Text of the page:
Fig. 4 is a view partially in plan and partially in section showing another embodiment of our invention.

The apparatus of Figs 1-3 comprises an operators mask 1, a casualtys mask 3 and a flexible connecting tube 5. Between the tube 5 and the casualtys mask 3 is a T-connection 7 having an outlet 9, which contains a conventional one-way outlet valve of the type normally used in gas masks.

The operators mask 1 is a standard gas mask including the usual canister 11 which is, however, closed by a plug 13. It also includes the usual outlet tube 15. The usual ouflet valve is, however, removed and the tube 5 connected in its place. The casualtys mask 3 is likewise a standard gas mask from which the outlet valve has been removed and replaced by the T-connection 7. Mask 3 includes the usual canister 17, which is left open. Canisters 3 and 11 are associated with the usual one-way inlet valves, which may either be part of the canister or part of the mask.

Figure 1 shows the first step of a cycle of operation. The operator inhales deeply through canister 17, casualtys mask 3, T-connection 7, tube 5 and operators mask 1. The valve in outlet 9 closes. At the end of this step the entire system is filled with fresh, purified air.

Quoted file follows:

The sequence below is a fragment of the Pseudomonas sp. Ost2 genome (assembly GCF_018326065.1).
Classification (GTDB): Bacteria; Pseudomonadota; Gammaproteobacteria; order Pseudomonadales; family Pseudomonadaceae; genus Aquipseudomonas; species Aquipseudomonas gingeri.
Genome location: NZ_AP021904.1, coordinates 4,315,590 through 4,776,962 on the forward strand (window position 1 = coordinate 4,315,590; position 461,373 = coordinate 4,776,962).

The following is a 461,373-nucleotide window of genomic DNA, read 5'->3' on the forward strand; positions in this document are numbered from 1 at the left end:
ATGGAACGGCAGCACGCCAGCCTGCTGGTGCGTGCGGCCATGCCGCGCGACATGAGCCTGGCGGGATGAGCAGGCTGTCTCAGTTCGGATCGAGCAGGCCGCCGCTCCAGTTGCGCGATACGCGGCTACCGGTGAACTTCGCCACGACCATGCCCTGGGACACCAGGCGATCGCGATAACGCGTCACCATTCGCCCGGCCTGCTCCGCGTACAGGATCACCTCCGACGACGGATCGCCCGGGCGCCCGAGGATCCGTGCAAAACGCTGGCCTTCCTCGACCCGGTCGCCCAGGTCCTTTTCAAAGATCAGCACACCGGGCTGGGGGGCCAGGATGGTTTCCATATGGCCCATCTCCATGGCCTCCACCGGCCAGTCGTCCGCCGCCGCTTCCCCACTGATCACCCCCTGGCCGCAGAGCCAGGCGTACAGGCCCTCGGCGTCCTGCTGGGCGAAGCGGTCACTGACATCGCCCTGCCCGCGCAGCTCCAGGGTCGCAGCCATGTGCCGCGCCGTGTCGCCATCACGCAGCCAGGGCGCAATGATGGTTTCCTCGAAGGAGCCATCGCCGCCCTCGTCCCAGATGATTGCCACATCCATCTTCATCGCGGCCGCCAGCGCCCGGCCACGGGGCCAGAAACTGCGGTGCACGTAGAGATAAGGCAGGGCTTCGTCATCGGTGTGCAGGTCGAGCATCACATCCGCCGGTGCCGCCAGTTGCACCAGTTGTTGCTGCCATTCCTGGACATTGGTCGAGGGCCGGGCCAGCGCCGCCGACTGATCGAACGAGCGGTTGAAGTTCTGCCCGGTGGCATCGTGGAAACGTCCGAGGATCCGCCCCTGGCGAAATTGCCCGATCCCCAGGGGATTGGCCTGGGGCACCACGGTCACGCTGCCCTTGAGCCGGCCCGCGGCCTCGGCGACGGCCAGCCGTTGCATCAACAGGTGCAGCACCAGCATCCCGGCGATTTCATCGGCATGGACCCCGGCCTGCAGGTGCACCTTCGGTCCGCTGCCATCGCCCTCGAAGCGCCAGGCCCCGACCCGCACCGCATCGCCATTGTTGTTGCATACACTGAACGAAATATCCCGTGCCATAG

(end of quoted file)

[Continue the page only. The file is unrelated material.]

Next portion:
In the second step, shown in Fig. 2, the operator closes outlet 9 with his hand and exhales. This forces the fresh air filling the system into the casualtys lungs, followed by a part of the air exhaled by the operator. At

'ice

In the third step, shown in Fig. 3, the operator removes his hand from outlet 9 and holds his breath. The elasticity of the casualtys lungs causes him to exhale through outline 9.

The step of Fig. 1 is then repeated. It will be noted that the operator first rebreathes the exhaled air, which fills the system, followed by fresh air, and the cycle continues as before.

An important feature of our invention is the fact that the operative canister, 17, is at the casualtys mask. One of the problems involved in mouth-to-mouth or mask-tomask resuscitation is hyperventilation of the operator, who must breath much more deeply than normal.

If the canister 11 is used as the source of the operators air, so that only fresh air is inhaled, the carbon dioxide content of the lungs is lowered to the point where dizziness and other symptoms of hyperventilation occur,

making it difiicult or impossible for the operator to continue the resuscitation for the requisite length of time. When the operative canister is at the casualtys mask, the resultant rebreathing of exhaled air by the operator serves to keep the carbon dioxide concentration in his lungs at a value such that the effects of hyperventilation are minimised, making it possible to maintain the resuscitation for long periods.